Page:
“Speech regulation should be a last resort and shouldn’t force businesses to parrot the government’s message. FDA’s proposed rule oversteps these bounds and violates the First Amendment.”
—Marc B. Robertson, WLF Staff Attorney

Click here for WLF’s comment.

WASHINGTON, DC— Washington Legal Foundation (WLF) today filed formal comments with the Food and Drug Administration (FDA) in response to a request for input on new proposed warnings for cigarette packages and advertisements. WLF’s comments argue that the proposed warnings run afoul of the First Amendment.

For years, FDA has required cigarette packages and advertisements to display warnings (such as the Surgeon General’s Warning) highlighting the potential dangers of cigarette smoking. In 2012, the U.S. Court of Appeals for the D.C. Circuit struck down an FDA regulation that imposed similar graphic warnings on tobacco products. The August 16 proposal takes largely the same approach as the invalidated rule, mandating that cigarette packages and advertisements include graphic, photorealistic images in addition to new textual warnings.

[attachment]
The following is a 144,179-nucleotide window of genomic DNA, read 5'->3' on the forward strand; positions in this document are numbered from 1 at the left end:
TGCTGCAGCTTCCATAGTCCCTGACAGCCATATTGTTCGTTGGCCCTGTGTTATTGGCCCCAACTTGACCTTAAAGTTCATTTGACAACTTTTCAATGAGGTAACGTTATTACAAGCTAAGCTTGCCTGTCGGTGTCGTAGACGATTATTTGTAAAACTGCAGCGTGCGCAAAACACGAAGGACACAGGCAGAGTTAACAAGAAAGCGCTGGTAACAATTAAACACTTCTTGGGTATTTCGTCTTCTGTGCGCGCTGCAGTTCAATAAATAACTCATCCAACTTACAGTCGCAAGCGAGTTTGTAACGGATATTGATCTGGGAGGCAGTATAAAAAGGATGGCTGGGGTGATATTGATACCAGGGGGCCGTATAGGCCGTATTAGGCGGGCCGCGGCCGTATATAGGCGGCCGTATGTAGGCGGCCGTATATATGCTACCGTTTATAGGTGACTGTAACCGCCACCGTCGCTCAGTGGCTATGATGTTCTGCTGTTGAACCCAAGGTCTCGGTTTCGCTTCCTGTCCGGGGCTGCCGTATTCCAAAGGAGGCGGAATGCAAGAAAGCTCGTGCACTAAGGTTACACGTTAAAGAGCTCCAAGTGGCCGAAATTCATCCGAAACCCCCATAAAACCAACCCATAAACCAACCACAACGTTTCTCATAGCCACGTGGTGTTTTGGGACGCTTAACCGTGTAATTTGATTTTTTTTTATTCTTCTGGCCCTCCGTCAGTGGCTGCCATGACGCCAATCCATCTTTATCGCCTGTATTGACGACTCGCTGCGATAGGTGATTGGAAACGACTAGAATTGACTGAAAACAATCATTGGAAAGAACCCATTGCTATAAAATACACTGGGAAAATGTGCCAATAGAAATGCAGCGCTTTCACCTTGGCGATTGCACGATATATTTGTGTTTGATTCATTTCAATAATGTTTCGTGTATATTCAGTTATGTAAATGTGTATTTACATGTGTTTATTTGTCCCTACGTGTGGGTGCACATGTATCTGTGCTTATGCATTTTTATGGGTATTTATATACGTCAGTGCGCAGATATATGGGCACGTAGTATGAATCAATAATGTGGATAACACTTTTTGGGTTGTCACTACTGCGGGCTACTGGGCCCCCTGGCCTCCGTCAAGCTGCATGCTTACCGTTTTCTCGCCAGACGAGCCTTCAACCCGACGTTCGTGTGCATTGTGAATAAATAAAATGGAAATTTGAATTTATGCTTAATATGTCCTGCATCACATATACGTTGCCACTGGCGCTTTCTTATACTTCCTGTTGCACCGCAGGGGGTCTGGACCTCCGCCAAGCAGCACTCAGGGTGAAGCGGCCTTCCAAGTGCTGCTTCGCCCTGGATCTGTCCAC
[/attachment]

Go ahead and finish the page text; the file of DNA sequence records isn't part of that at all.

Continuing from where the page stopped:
WLF’s comments argue that FDA’s second attempt suffers from the same constitutional infirmities as its earlier warning requirement. FDA asserts that its latest proposal advances a substantial government interest and does not unduly burden protected speech. But such an interpretation of commercial-speech rights flouts Supreme Court jurisprudence.

Under those precedents, WLF argues, the government may only compel speech if the required disclosure involves “purely factual and uncontroversial” information and is aimed at the preventing consumer deception. The FDA’s perceived “significant gaps in public understanding about the negative health consequences of cigarette smoking” do not amount to consumer deception by the cigarette companies. Further, the graphic images serve little purpose beyond shocking and inflaming consumers, and are therefore controversial.

The compelled disclosures are also far more extensive than necessary and impose an undue burden on the industry. Speech regulations should be a last resort, but FDA fails to provide evidence that it considered any alternative beyond requiring the tobacco industry to serve as a billboard for FDA’s ideological views.

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